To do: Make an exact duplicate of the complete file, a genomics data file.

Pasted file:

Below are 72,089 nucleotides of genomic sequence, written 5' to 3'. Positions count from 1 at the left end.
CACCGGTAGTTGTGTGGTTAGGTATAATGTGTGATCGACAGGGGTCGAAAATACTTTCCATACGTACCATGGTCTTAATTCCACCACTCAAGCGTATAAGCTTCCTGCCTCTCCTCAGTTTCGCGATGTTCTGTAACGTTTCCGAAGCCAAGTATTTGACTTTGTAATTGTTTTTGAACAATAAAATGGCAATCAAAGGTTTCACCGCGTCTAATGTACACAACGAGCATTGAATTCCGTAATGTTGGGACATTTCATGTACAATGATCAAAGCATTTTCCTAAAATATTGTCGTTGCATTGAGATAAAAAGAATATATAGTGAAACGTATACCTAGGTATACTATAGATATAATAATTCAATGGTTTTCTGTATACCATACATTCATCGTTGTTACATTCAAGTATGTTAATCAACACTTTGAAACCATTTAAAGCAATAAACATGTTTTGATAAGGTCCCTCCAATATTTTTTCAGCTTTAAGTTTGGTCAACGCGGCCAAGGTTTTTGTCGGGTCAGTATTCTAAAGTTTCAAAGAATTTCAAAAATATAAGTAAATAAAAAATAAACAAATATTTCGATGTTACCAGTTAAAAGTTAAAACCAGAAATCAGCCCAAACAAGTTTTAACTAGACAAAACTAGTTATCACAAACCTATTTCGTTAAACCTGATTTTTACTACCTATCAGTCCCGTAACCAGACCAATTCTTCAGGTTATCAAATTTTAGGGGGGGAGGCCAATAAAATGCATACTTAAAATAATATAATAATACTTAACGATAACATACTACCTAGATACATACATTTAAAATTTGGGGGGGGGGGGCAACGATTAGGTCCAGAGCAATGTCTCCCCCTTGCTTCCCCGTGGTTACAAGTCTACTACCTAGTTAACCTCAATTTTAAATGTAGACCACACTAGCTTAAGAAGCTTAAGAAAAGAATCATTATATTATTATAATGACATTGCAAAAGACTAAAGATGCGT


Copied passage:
Below are 72,089 nucleotides of genomic sequence, written 5' to 3'. Positions count from 1 at the left end.
CACCGGTAGTTGTGTGGTTAGGTATAATGTGTGATCGACAGGGGTCGAAAATACTTTCCATACGTACCATGGTCTTAATTCCACCACTCAAGCGTATAAGCTTCCTGCCTCTCCTCAGTTTCGCGATGTTCTGTAACGTTTCCGAAGCCAAGTATTTGACTTTGTAATTGTTTTTGAACAATAAAATGGCAATCAAAGGTTTCACCGCGTCTAATGTACACAACGAGCATTGAATTCCGTAATGTTGGGACATTTCATGTACAATGATCAAAGCATTTTCCTAAAATATTGTCGTTGCATTGAGATAAAAAGAATATATAGTGAAACGTATACCTAGGTATACTATAGATATAATAATTCAATGGTTTTCTGTATACCATACATTCATCGTTGTTACATTCAAGTATGTTAATCAACACTTTGAAACCATTTAAAGCAATAAACATGTTTTGATAAGGTCCCTCCAATATTTTTTCAGCTTTAAGTTTGGTCAACGCGGCCAAGGTTTTTGTCGGGTCAGTATTCTAAAGTTTCAAAGAATTTCAAAAATATAAGTAAATAAAAAATAAACAAATATTTCGATGTTACCAGTTAAAAGTTAAAACCAGAAATCAGCCCAAACAAGTTTTAACTAGACAAAACTAGTTATCACAAACCTATTTCGTTAAACCTGATTTTTACTACCTATCAGTCCCGTAACCAGACCAATTCTTCAGGTTATCAAATTTTAGGGGGGGAGGCCAATAAAATGCATACTTAAAATAATATAATAATACTTAACGATAACATACTACCTAGATACATACATTTAAAATTTGGGGGGGGGGGGCAACGATTAGGTCCAGAGCAATGTCTCCCCCTTGCTTCCCCGTGGTTACAAGTCTACTACCTAGTTAACCTCAATTTTAAATGTAGACCACACTAGCTTAAGAAGCTTAAGAAAAGAATCATTATATTATTATAATGACATTGCAAAAGACTAAAGATGCGT